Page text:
Full jury seated ahead of Derek Chauvin trial

A full jury has been seated in former Minneapolis Police Department officer Derek Chauvin’s trial for the killing of George Floyd.

How we got here: Jurors faced extensive questioning about their knowledge and views of the case — and whether they can set aside any preconceived notions when considering the facts presented at trial.

What we know about the panel: While identities are anonymous, the 12 jurors and up to three alternates shared basic demographic information with the court:

  • No. 2: White male; 20s
  • No. 9: Multi/mixed-race woman; 20s
  • No. 19: White male; 30s
  • No. 27: Black male; 30s
  • No. 44: White woman; 50s
  • No. 52: Black male; 30s
  • No. 55: White woman; 50s
  • No. 79: Black male; 40s
  • No. 85: Multi/mixed-race woman; 40s
  • No. 89: White woman; 50s
  • No. 91: Black woman; 60s
  • No. 92: White woman; 40s
  • No. 96: White woman; 50s
  • No. 118: White woman; 20s
  • No. 131: white man; 20s

Between the lines:

The jury that will decide whether Derek Chauvin is guilty of murder or manslaughter in the death of George Floyd is more racially diverse than the state of Minnesota, Hennepin County or the city of Minneapolis.

Among the 15 jurors selected — 12 jurors and three alternates — there are four Black people, nine white people and two Minnesotans who identify as multiracial. There are six white women on the jury.

“It’s much more (diverse) than what we would typically see in a jury in Hennepin County,” said Mary Moriarty, former chief Hennepin County public defender. “That’s good. I think it brings in different lenses.”

Among the first 12 jurors chosen — who are believed to be those who will actually deliberate — there were six white people and six people of color. That’s much more diverse than the demographics of the state, which is 84% white, 7% Black and nearly 3% multiracial; and Hennepin County, which is 74% white; 14% Black, 3% multiracial.

The jury is also more diverse than the city of Minneapolis, which is 64% white, 19% Black and nearly 5% multiracial, according to 2019 Census data.

Before jury selection began, Moriarty said she was concerned the jury would not be diverse, because some people can be dismissed without coming in due to COVID-19 concerns. That has been resulting in juries with fewer people of color since the pandemic, she said.

That didn’t happen with this jury.

Although one-third of the dozen jurors who will decide Chauvin’s fate are Black, just 8% of jurors in the Fourth Judicial District — Hennepin County’s district — were Black in fiscal year 2020, while 80% were white, according to the Minnesota Judicial Branch annual report.

Moriarty cautioned not to assume Black jurors are more likely to convict, however. In her experience, for instance, some African immigrants come from countries where government repression is common and police tactics are much harsher than in the United States, so they tend to view police here with a less critical eye. One of the jurors is an immigrant believed to be from West Africa.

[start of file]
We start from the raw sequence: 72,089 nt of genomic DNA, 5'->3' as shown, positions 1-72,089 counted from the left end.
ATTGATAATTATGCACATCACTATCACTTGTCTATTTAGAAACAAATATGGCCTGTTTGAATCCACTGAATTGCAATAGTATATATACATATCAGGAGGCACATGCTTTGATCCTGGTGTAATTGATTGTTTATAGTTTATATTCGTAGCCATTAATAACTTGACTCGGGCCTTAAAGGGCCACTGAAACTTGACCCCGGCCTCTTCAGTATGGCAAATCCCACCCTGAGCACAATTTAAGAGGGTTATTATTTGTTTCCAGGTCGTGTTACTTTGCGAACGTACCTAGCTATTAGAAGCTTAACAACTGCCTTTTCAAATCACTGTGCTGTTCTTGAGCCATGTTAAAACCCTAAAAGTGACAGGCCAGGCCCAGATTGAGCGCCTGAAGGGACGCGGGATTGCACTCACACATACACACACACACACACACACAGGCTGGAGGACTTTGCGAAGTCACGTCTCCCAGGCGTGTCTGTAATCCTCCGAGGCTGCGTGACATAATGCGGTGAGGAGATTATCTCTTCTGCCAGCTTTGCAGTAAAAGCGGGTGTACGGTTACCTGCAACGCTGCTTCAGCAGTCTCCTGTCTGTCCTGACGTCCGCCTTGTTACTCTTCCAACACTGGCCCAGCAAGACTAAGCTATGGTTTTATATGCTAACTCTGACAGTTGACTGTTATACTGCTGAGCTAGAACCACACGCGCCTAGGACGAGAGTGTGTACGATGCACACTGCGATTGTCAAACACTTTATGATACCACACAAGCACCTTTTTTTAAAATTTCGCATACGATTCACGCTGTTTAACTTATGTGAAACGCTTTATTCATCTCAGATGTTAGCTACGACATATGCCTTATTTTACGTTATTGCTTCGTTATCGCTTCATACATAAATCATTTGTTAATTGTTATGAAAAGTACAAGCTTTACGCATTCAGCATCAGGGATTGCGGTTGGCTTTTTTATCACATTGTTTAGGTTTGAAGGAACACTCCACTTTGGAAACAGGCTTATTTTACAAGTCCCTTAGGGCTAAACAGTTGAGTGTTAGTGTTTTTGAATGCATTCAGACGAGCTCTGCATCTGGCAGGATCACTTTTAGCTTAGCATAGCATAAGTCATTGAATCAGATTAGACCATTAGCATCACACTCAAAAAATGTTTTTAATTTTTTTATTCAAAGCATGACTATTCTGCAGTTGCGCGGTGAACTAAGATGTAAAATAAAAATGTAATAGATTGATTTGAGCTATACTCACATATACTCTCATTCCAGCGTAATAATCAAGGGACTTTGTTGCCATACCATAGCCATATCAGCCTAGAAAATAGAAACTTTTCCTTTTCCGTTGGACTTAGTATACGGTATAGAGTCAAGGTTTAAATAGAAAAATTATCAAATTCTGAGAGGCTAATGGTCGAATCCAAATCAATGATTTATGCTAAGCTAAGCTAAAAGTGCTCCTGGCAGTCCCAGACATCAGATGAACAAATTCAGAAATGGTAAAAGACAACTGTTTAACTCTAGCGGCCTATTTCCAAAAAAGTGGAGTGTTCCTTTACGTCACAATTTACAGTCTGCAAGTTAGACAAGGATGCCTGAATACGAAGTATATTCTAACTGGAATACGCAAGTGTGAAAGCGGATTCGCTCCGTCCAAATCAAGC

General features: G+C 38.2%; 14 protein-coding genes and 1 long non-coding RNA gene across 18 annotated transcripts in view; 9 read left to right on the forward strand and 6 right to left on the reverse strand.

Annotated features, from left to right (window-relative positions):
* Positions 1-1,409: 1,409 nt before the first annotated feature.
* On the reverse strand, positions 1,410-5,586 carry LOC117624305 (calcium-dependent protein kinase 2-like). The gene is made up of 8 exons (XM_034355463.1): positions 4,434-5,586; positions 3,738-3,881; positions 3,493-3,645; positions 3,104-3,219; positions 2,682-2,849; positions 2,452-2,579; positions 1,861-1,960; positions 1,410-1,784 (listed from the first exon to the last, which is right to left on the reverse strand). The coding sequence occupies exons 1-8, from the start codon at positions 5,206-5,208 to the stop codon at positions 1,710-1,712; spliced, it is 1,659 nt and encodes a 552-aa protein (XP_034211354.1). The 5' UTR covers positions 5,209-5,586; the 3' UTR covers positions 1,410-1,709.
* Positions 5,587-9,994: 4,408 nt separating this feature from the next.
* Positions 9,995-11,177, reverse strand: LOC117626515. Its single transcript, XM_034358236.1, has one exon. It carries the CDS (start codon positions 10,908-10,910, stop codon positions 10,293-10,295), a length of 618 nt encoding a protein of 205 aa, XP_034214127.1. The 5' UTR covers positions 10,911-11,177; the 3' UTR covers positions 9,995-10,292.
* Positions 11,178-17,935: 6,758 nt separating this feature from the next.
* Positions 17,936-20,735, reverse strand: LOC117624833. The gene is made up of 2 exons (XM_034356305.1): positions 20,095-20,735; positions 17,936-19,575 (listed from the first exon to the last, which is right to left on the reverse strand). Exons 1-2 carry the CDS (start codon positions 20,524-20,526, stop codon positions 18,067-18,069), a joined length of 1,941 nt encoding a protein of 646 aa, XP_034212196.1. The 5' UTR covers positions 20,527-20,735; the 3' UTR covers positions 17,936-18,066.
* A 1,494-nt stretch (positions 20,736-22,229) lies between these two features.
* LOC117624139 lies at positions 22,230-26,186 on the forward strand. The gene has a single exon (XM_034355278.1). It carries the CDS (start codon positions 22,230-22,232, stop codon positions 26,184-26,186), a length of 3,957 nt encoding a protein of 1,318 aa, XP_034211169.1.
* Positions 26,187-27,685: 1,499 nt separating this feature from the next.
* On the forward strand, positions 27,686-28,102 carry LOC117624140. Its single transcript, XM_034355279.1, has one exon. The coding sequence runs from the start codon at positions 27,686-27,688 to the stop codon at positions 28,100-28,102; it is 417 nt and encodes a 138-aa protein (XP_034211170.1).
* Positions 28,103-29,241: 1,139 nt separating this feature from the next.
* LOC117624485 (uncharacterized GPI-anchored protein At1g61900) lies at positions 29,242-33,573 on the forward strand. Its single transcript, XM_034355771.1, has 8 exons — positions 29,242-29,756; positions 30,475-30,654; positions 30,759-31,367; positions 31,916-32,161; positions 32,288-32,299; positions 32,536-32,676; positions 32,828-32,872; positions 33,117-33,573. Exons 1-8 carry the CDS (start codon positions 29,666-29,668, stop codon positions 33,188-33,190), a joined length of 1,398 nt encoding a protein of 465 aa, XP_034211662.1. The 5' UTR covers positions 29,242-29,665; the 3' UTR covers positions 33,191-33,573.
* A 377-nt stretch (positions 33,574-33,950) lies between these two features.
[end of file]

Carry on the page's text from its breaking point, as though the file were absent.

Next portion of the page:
The state culls jurors from people with driver’s licenses, state IDs and registered voters. Other states also find jurors through income tax records, unemployment, public assistance and utilities records.

Civil rights lawyer and activist Nekima Levy Armstrong has expressed concern that the Chauvin jury still needs more Black representation. She was particularly frustrated when the defense struck a Black man who lived near where Floyd died outside Cup Foods in South Minneapolis.

The prospective juror talked about the frustration of seeing Black men get killed, and nobody held accountable. He recalled police taunting Black people in the neighborhood, saying when a Black person would get shot or go to jail, police would ride through playing the song “Another one bites the dust.”

His inability to get on the jury shows systemic racism in the system, Armstrong told the Associated Press.

During questioning, about a third of the jurors seated had a favorable view of Black Lives Matter, a quarter favored “all lives matter,” and a couple had mixed views. Most of the jurors had varying views on discrimination in policing and the criminal justice system.

Moriarty’s point about people being able to opt out due to COVID-19 concerns could also explain why the jury is fairly young, with four jurors in their 20s; three in their 30s; three in their 40s; four in their 50s and one in her 60s.

Jurors can postpone jury duty or get excused for various reasons. During the pandemic, the maximum time they can postpone jury duty was extended, according to Spenser Bickett, spokesman for Hennepin County District Court.

Prospective jurors who are 70 or older can be excused without providing evidence of an inability to serve. That could be why there are no people over age 70 on the jury.

Chauvin is charged with second-degree murder, third-degree murder and second-degree manslaughter in the May 25 death of Floyd. Chauvin’s attorney has argued drugs in Floyd’s system and a heart problem caused his death, while the prosecutors argue he died of what’s called positional asphyxia as Chauvin kept his knee on Floyd’s neck while he was prone for more than nine minutes.

Opening arguments begin Monday morning, and the trial is expected to last up to four weeks.

If Chauvin is convicted, Nelson is likely to appeal based on Cahill’s decision not to delay or move the trial, Moriarty said.

The three other officers who were involved go on trial in August for aiding and abetting Chauvin.

What’s next: Opening statements are scheduled for Monday, March 29. The trial itself is expected to last about a month.

Of note: The 15th person, selected as an extra alternate, was seated Tuesday. He may be excused Monday if no one else drops out before the trial begins.

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